There are fourteen stories, most of which are only available in this volume.   “Sherlock Holmes and the Lost World” by Martin Powell, which guest stars Professor Challenger, has appeared in another anthology.  Other notable tales are “The Adventure of the Fallen Stone” by Win Scott Eckert, which goes full-on Wold-Newton (a fan theory that ties together many fictional heroes with a mysterious meteorite), and “The Adventure of the Imaginary Nihilist” by Will Murray, which guest stars Richard Henry Savage, a real life person who inspired parts of both Doc Savage and the Avenger.

I particularly liked Barbara Hambly’s “The Adventure of the Sinister Chinaman”, which guest stars the Wizard of Oz…or a delusional man with a similar name.  “The Adventure of the Lost Specialist” by Christopher Sequeira lays on the crossovers thick with an outright science fiction premise, but as Watson himself admits in the introduction, it’s not much of a traditional Holmes tale.

There’s also “The Folly of Flight” by Matthew P. Mayo, guest starring French thief Arsené Lupin.  Lupin’s author, Maurice LeBlanc, was one of the first Sherlock Holmes crossover fan fiction authors;   Sir Arthur Conan Doyle did not appreciate the compliment, so Lupin’s clashes with Holmes were rewritten with a slightly different name, and a bit more mocking of a tone.

This is a fun book, but not for Holmes purists.

Comic Book Review: Spartan & the Green Egg

Comic Book Review: Spartan & the Green Egg by Nabila Khashoggi and Manuel Cadag

Disclaimer:  I received this book as a Goodreads giveaway on the premise that I would review it.

Spartan & the Green Egg

Spartan, an adventurous boy, his three human friends, and his dog Grimm make contact with an alien that manifests itself in the shape of an egg.  Using its vast powers, they go on exploration journeys.  In this introductory volume, the kids travel to the Amazon rainforest and learn a little bit about the locals, as well as about deforestation.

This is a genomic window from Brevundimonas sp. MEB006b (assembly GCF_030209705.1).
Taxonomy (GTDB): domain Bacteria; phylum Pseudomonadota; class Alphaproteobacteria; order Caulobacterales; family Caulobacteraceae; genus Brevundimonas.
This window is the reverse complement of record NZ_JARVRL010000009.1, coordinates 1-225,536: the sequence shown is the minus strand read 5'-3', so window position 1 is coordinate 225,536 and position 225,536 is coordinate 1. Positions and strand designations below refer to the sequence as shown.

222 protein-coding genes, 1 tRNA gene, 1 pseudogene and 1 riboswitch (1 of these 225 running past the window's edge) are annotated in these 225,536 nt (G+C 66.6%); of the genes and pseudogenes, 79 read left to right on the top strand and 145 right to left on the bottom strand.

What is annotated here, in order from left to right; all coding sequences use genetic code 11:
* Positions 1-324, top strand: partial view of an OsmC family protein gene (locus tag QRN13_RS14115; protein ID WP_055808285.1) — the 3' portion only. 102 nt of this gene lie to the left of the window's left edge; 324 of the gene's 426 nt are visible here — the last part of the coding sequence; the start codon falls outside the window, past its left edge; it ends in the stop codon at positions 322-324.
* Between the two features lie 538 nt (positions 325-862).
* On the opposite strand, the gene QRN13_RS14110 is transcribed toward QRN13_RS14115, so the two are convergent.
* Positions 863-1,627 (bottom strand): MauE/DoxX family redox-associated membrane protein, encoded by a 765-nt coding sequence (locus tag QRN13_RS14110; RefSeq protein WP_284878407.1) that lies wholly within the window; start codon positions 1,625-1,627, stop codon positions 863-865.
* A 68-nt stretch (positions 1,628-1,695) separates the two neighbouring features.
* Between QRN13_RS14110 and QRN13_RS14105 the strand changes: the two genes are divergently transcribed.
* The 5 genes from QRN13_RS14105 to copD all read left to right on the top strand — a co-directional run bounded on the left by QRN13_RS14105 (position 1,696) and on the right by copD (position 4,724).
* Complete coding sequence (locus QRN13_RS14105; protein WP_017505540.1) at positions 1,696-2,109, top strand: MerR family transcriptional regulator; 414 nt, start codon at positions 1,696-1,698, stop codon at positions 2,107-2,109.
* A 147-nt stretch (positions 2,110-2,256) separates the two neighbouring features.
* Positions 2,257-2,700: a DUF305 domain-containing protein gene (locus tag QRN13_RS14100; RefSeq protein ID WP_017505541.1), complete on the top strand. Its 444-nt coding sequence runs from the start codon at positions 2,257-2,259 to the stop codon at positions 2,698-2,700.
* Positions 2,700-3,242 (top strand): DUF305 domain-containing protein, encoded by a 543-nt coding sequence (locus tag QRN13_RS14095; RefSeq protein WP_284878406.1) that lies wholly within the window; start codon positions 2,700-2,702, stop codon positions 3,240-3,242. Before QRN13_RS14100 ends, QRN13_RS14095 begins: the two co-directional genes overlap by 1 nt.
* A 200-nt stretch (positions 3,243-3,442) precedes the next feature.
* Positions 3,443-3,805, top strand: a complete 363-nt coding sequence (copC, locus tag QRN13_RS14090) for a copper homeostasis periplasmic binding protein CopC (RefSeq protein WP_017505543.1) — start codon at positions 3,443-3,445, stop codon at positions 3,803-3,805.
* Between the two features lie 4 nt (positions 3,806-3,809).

This graphic novel is intended for kids about eight to ten, and the main character is named after Nabila Khashoggi’s son.  It’s very light edutainment, with little sense of conflict or peril.  The children have largely interchangeable personalities, and the Egg makes everything just a bit too easy.

I liked that the lumber company employees weren’t characterized as villains, but they seem awfully superstitious and easily tricked.  It also seems highly unlikely that anyone will listen to their crazy story about forest spirits, and the locals won’t have an advanced alien and super technology on their side next time.  On the other hand, a shaman does show the power to send bad dreams, so perhaps it will work out.

This is one book that could have done with a glossary, or a text page with more concentrated information about the Amazon.

The art is serviceable, but it’s clear the artist has a lot of development potential ahead of them.  The lettering is too obviously computer-generated, and takes away from the feel.  One amusing bit is that three of the children, including the business suited black kid, wear swimming-suitable trunks under their clothes, despite not having planned to go swimming that day.  (The fourth child’s swimgear is never seen–perhaps he wears ordinary underpants.)

It’s an okay introduction to the Amazon for young readers, but will leave many of them hungry for more substantial information.  Consult with your local children’s librarian for what might be a good follow-up book.